St Mary, Conington
People with particular responsibility here
Simon Fordham (Churchwarden)
Georgina Lilley (Churchwarden)
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How to find us...
School Lane, Conington. CB23 8LP
History of the building
The oldest part of the present church is the west tower, probably dating from the 14th century and built of stones collected from the village fields. The church is entered from the west through the tower by way of a rusticated doorway dating from the time the nave was rebuilt in 1736-7. There is a gallery in the tower from which the bells are rung. The nave displays what has been described as ‘the finest collection of funerary monuments in East Anglia’, including the only known marble monument signed by Grinling Gibbons (though there is similar work in All Saints’, Conington (Hunts). The east window has three lights, representing the crucifixion, resurrection and ascension of our Lord. One of the windows on the north side is made up of scraps of glass from the east window of the old chancel and dating from the 14th century and later. Each light includes the words Vitrum antiquum hujus ecclesiæ, ‘ancient glass of this church’. Fragments of a 12th-century piscina are also extant. There are four bells of which the 2nd is possibly the oldest in Cambridgeshire, dating perhaps to between 1350 and 1390. The parish is administered by its Churchwardens and Parochial Church Council whose aim is to keep the parish church at the centre of village life – to the glory of God and the salvation of his people.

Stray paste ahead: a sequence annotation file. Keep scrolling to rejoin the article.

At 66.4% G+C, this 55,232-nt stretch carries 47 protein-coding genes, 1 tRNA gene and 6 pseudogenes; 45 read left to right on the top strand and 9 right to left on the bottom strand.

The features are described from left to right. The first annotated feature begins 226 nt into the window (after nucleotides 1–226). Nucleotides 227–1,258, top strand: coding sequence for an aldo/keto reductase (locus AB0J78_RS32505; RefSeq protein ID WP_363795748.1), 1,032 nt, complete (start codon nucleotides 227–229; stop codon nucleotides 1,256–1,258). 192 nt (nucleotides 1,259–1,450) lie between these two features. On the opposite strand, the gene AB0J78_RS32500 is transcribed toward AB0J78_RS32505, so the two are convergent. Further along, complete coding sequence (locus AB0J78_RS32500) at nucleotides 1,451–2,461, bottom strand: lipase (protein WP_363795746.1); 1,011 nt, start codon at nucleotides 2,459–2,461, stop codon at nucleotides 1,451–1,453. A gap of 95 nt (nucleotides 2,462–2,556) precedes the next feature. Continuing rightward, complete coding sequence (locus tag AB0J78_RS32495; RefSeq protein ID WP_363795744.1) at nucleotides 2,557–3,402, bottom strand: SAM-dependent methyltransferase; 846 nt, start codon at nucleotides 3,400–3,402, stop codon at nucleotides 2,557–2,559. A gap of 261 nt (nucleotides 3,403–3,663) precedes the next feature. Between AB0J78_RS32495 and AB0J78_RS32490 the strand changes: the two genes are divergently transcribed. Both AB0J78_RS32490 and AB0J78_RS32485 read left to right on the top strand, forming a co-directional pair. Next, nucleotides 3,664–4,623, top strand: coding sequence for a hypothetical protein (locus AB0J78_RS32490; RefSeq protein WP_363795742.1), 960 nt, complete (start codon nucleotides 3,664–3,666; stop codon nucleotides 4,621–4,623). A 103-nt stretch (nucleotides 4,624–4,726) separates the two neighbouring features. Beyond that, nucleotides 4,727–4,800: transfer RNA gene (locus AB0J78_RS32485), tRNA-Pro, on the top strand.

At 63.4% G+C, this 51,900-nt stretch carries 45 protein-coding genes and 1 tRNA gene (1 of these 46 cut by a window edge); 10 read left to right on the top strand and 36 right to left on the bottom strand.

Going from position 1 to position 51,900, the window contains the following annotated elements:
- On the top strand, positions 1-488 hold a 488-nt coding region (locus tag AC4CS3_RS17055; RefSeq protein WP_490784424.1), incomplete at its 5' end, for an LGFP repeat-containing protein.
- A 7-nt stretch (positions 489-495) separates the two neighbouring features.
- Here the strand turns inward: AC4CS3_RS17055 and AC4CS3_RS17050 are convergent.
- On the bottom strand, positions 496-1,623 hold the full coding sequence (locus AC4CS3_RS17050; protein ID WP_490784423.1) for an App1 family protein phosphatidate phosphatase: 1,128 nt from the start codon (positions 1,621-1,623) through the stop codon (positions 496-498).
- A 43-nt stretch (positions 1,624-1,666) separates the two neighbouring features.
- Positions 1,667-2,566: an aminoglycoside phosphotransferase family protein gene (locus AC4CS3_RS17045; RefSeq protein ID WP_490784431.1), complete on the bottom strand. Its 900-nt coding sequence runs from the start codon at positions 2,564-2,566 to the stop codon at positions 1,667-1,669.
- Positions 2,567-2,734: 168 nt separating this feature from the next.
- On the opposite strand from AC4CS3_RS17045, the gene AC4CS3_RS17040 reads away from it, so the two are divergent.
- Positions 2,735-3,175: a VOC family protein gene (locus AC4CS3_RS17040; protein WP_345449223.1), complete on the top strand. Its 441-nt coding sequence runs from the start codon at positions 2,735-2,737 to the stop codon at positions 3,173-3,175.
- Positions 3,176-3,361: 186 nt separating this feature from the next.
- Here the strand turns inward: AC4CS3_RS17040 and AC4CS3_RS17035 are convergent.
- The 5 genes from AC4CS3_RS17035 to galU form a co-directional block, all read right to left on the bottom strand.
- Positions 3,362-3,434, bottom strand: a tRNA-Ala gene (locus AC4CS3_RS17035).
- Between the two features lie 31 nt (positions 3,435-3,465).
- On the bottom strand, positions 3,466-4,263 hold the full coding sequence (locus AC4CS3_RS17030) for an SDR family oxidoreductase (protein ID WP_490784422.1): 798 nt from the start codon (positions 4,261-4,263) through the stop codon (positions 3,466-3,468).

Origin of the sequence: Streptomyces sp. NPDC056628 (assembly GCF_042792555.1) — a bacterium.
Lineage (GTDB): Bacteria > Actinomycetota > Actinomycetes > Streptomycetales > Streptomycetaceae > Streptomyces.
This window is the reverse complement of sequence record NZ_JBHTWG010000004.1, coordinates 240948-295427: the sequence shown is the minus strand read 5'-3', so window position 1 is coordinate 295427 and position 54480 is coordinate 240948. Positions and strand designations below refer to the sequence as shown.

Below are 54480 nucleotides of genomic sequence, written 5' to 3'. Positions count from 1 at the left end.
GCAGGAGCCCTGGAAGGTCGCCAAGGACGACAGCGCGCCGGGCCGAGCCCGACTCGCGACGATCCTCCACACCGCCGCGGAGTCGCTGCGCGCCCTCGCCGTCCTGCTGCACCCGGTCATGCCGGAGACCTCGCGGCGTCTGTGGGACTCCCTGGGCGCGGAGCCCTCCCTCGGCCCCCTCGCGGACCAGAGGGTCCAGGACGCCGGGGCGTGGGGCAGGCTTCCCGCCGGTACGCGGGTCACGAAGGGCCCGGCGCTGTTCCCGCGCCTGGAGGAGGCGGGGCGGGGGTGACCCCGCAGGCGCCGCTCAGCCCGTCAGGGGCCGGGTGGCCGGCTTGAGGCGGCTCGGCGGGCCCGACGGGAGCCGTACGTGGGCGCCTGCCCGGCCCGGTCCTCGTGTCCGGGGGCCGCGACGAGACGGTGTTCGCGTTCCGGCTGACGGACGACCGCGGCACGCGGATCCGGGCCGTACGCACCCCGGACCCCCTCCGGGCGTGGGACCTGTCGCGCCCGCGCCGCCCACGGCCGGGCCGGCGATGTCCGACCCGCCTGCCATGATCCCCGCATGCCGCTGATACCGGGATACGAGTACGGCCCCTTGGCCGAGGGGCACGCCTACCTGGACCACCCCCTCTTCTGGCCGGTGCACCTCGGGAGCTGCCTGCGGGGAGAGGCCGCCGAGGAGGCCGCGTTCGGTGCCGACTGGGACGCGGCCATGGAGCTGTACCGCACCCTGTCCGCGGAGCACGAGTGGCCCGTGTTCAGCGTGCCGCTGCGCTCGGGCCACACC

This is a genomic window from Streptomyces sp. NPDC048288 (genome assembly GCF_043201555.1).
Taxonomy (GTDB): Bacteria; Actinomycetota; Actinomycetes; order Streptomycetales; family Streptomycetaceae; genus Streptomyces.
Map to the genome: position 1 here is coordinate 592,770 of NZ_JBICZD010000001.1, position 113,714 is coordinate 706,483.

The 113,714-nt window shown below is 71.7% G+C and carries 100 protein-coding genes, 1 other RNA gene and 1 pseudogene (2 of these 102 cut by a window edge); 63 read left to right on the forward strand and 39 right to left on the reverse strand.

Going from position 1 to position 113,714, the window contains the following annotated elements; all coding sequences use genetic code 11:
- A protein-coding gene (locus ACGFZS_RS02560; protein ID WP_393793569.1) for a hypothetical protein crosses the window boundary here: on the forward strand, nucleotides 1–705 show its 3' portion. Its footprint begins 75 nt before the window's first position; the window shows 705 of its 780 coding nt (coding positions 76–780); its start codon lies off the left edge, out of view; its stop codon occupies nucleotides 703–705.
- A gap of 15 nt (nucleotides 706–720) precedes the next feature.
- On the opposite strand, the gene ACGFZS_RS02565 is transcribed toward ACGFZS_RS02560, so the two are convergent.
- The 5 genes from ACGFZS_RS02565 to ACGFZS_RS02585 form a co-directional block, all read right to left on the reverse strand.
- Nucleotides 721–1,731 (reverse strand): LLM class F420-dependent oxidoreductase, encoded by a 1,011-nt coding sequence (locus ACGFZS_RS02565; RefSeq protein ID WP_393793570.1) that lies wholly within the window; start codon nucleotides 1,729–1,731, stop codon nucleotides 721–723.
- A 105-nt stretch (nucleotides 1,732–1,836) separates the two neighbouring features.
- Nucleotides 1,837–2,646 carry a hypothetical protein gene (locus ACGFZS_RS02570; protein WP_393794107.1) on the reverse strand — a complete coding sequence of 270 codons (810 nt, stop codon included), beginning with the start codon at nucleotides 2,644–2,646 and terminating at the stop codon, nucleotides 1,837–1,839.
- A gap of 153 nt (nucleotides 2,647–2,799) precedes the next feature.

This compilation ©1997-2000 by John-David Yule
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